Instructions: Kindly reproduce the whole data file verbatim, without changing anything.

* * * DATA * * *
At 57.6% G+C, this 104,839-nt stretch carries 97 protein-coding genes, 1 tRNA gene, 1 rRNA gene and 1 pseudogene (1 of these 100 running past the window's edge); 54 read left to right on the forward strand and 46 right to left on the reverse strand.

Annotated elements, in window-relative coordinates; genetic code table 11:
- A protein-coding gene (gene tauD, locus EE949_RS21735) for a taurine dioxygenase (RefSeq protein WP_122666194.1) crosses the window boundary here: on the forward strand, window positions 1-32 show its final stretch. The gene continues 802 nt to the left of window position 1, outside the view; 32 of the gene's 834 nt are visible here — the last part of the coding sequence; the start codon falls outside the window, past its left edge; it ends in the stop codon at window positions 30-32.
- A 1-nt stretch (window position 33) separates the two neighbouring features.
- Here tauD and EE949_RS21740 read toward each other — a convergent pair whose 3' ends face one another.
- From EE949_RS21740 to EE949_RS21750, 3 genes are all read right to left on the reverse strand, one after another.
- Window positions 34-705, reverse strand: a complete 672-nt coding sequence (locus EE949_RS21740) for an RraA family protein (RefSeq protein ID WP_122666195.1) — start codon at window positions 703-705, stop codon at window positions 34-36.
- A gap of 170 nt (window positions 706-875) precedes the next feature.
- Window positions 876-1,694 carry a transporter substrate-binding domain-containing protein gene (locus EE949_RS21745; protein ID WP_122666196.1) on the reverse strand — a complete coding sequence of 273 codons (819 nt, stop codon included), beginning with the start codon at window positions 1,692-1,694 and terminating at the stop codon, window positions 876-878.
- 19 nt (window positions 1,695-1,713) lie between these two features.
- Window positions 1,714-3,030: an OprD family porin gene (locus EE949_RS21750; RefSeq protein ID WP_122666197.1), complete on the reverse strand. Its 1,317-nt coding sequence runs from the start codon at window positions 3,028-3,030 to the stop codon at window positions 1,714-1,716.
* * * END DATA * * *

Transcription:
At 57.6% G+C, this 104,839-nt stretch carries 97 protein-coding genes, 1 tRNA gene, 1 rRNA gene and 1 pseudogene (1 of these 100 running past the window's edge); 54 read left to right on the forward strand and 46 right to left on the reverse strand.

Annotated elements, in window-relative coordinates; genetic code table 11:
- A protein-coding gene (gene tauD, locus EE949_RS21735) for a taurine dioxygenase (RefSeq protein WP_122666194.1) crosses the window boundary here: on the forward strand, window positions 1-32 show its final stretch. The gene continues 802 nt to the left of window position 1, outside the view; 32 of the gene's 834 nt are visible here — the last part of the coding sequence; the start codon falls outside the window, past its left edge; it ends in the stop codon at window positions 30-32.
- A 1-nt stretch (window position 33) separates the two neighbouring features.
- Here tauD and EE949_RS21740 read toward each other — a convergent pair whose 3' ends face one another.
- From EE949_RS21740 to EE949_RS21750, 3 genes are all read right to left on the reverse strand, one after another.
- Window positions 34-705, reverse strand: a complete 672-nt coding sequence (locus EE949_RS21740) for an RraA family protein (RefSeq protein ID WP_122666195.1) — start codon at window positions 703-705, stop codon at window positions 34-36.
- A gap of 170 nt (window positions 706-875) precedes the next feature.
- Window positions 876-1,694 carry a transporter substrate-binding domain-containing protein gene (locus EE949_RS21745; protein ID WP_122666196.1) on the reverse strand — a complete coding sequence of 273 codons (819 nt, stop codon included), beginning with the start codon at window positions 1,692-1,694 and terminating at the stop codon, window positions 876-878.
- 19 nt (window positions 1,695-1,713) lie between these two features.
- Window positions 1,714-3,030: an OprD family porin gene (locus EE949_RS21750; RefSeq protein ID WP_122666197.1), complete on the reverse strand. Its 1,317-nt coding sequence runs from the start codon at window positions 3,028-3,030 to the stop codon at window positions 1,714-1,716.